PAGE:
Counselor brings life experience to elementary school
LAUGHLIN — Janell Dietz once rocked out with Canadian country bands. She made a gospel album. She ran a DJ business. She performed for United States military troops in South Korea.
That was then. This is now.
Now, Dietz is a K-3 counselor at William G. Bennett Elementary School in Laughlin and a part-time therapist who still performs today, but on a much different stage.
Today, she assists students at Bennett. However, she still gets into character by occasionally using puppets and songs to help the students learn.
“The kids love it,” Dietz said. “It keeps them and me entertained. Every two weeks at Bennett, I do a show on character education based on the word of the month.”
She grew up in Glendive, Montana, singing gospel music and left to attend a college in Regina, Saskatchewan, Canada. Eventually, she found herself singing in nearby venues.
From there, she found herself touring on the road all over Canada with a band called David Boone and the Crocketts, performing country rock music.
After a while, the Canadian cold got to Dietz and she decided it was time to move on.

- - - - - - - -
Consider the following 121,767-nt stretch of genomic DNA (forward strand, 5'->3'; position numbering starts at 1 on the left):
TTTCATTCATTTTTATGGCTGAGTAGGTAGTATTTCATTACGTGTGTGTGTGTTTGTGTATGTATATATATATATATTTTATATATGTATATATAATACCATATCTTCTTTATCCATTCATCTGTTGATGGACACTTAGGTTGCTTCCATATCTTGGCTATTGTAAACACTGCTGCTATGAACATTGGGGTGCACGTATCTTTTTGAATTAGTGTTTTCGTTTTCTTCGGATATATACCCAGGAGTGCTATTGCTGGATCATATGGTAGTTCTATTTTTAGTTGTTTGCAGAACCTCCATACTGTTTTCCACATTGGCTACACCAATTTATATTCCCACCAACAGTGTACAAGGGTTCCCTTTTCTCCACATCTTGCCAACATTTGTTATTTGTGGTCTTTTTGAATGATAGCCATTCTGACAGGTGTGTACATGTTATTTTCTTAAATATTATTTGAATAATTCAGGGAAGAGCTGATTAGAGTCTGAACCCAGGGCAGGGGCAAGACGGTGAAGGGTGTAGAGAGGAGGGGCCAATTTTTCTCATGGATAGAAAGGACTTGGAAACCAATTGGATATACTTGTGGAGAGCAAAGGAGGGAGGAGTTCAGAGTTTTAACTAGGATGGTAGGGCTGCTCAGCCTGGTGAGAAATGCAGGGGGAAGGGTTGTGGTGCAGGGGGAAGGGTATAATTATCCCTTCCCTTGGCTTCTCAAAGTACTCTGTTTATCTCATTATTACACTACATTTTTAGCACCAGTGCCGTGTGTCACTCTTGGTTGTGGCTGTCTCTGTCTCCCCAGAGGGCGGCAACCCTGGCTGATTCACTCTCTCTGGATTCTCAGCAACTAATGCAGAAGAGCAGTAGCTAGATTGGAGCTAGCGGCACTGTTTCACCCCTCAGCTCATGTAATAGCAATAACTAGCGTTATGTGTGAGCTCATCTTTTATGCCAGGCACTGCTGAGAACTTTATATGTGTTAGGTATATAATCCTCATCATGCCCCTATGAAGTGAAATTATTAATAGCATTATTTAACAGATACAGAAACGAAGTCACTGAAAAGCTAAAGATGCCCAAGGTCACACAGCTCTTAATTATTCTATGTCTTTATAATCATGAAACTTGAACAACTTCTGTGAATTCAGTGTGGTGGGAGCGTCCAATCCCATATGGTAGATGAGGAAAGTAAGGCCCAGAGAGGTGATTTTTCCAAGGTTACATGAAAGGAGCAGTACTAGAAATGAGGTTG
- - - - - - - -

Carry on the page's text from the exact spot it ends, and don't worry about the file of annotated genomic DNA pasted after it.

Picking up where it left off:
“I was laying outside in my backyard in (Canada) during the summer and I said to myself, ‘I like the sun,’ ” Dietz said.
So, she packed up her things in 1985 and moved to where it’s sunny 210 days out of the year: Las Vegas.
Dietz continued performing off and on for a decade, doing contract-based singing and modeling work. The money she earned helped her get back to college, as she never finished in Regina.
Dietz attended the University of Nevada, Las Vegas, four times. She first completed her bachelor’s degree in marketing. She went back almost immediately to get a master’s degree in school counseling.
“I ran into someone who said if you get a master’s in education you can start teaching in the Clark County School District,” Dietz said. “It was stable and allowed me to continue performing during the summers/weekends.”
After a few years of teaching, Dietz went back to UNLV to get a doctorate in education.
“I thought I wanted to be an administrator,” she said. “However, I have yet to use it.”
She went back to UNLV for a fourth time to get her most recent degree, a master’s degree in therapy.
Dietz left the school district to become a fulltime therapist. It’s how she got to know Gabriela Cruze, the owner of Serenity Mental Health.
“We first opened Serenity in 2010 and she (Dietz) was an intern for us while getting her therapist license,” Cruze said. “She mostly worked with kids but also did stuff with adults. She was always a pleasure to work with.”
Dietz eventually left Serenity and went back to work for CCSD. She now calls Laughlin home and has worked at Bennett since the start of the current school year.
She and Cruze always have kept in touch, even more so now that Dietz is starting to do part-time therapy with the Serenity name in Laughlin.
The company has three locations, one each in Las Vegas, Pahrump and Carson City. Cruze is working on potentially bringing a full-time site to Laughlin.